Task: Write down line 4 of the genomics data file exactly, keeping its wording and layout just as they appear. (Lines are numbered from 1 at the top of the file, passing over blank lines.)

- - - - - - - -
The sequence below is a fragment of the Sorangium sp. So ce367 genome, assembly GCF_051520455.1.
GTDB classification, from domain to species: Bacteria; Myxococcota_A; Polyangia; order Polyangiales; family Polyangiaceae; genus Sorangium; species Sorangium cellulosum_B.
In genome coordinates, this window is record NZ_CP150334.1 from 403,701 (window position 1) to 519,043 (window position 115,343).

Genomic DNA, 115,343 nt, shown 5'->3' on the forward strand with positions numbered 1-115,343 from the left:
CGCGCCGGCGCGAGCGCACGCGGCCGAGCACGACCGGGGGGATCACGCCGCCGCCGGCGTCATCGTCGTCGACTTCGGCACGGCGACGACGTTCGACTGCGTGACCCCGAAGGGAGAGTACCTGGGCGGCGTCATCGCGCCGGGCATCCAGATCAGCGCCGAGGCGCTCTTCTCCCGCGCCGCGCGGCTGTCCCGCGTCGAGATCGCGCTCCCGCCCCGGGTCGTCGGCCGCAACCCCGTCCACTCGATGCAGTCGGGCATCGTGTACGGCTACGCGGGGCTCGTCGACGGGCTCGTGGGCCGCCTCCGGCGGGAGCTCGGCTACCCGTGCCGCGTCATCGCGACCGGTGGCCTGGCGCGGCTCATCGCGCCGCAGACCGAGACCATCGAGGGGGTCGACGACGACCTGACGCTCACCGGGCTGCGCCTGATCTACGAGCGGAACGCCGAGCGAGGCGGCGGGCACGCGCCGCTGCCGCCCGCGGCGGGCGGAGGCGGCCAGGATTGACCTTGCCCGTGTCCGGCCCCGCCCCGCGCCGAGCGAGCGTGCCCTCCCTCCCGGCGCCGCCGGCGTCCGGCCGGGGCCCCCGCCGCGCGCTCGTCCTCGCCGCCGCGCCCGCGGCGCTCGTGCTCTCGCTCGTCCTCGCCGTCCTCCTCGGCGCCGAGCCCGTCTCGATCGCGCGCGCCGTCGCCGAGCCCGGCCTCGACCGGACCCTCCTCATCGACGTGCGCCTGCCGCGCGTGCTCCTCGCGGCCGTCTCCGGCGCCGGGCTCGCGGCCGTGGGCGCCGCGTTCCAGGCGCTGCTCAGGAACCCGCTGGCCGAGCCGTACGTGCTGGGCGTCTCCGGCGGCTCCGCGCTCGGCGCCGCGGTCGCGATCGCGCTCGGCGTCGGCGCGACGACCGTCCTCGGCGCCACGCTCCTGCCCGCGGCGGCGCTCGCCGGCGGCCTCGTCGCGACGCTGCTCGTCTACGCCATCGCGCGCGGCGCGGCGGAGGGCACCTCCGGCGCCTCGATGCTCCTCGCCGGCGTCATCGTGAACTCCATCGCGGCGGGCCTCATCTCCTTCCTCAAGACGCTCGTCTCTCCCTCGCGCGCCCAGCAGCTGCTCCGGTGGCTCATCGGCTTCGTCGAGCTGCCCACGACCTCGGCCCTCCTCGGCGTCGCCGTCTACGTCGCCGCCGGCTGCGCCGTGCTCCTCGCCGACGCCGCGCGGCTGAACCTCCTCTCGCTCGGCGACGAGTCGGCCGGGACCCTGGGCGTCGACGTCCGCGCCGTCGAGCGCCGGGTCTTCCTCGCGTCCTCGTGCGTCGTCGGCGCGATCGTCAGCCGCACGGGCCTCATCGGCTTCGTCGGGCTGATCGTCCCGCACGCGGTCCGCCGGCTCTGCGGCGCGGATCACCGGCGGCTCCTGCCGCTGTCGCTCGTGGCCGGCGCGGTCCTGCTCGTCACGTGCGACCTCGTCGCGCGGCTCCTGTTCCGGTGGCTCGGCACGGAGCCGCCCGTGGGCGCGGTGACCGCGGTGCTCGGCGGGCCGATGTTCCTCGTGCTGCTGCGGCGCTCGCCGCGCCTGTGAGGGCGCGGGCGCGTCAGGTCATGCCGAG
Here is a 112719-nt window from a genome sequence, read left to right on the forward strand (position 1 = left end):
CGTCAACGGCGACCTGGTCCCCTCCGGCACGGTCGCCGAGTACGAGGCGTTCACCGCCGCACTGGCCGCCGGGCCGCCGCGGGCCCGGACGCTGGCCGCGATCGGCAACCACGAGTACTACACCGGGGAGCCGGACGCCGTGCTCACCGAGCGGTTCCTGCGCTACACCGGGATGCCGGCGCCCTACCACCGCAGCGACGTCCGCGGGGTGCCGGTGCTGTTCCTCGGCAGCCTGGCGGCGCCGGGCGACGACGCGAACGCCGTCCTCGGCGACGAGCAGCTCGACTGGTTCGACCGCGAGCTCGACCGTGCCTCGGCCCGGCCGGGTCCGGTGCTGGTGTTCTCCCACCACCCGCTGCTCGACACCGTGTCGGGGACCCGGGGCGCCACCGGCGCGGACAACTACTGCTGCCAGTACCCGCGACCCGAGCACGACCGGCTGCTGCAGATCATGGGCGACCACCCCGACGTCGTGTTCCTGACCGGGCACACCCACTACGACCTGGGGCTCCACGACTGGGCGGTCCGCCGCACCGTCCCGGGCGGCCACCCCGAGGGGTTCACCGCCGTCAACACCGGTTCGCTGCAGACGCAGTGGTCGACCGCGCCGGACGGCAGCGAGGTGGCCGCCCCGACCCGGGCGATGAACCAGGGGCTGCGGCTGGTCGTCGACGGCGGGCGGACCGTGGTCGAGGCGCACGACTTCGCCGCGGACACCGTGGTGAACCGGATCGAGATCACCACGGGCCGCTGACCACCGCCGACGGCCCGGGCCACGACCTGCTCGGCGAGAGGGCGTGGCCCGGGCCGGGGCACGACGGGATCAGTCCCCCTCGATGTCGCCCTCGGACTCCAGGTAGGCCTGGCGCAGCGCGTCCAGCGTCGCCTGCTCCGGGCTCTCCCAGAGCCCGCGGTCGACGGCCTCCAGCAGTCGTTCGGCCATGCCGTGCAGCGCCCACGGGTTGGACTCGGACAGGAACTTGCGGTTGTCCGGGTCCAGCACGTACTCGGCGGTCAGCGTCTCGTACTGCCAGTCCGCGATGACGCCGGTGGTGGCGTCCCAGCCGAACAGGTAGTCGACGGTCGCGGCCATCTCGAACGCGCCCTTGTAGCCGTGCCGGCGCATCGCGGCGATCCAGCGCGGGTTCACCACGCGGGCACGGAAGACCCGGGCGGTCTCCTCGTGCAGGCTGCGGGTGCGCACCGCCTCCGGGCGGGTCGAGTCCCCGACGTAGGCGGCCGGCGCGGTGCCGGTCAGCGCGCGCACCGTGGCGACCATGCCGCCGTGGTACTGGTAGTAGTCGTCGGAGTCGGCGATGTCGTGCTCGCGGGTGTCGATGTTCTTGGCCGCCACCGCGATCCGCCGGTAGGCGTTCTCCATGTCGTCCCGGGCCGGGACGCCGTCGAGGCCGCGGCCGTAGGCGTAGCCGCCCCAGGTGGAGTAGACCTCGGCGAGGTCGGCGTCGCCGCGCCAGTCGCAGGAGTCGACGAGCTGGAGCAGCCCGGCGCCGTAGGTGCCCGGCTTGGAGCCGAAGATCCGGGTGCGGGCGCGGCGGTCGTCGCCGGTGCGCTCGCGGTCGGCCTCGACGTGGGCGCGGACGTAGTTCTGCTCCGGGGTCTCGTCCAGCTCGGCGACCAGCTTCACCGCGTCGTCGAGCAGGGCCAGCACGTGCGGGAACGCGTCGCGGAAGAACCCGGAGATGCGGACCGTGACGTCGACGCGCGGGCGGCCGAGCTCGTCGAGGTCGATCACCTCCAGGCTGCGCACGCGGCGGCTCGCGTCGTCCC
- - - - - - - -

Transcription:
Genomic DNA, 115,343 nt, shown 5'->3' on the forward strand with positions numbered 1-115,343 from the left: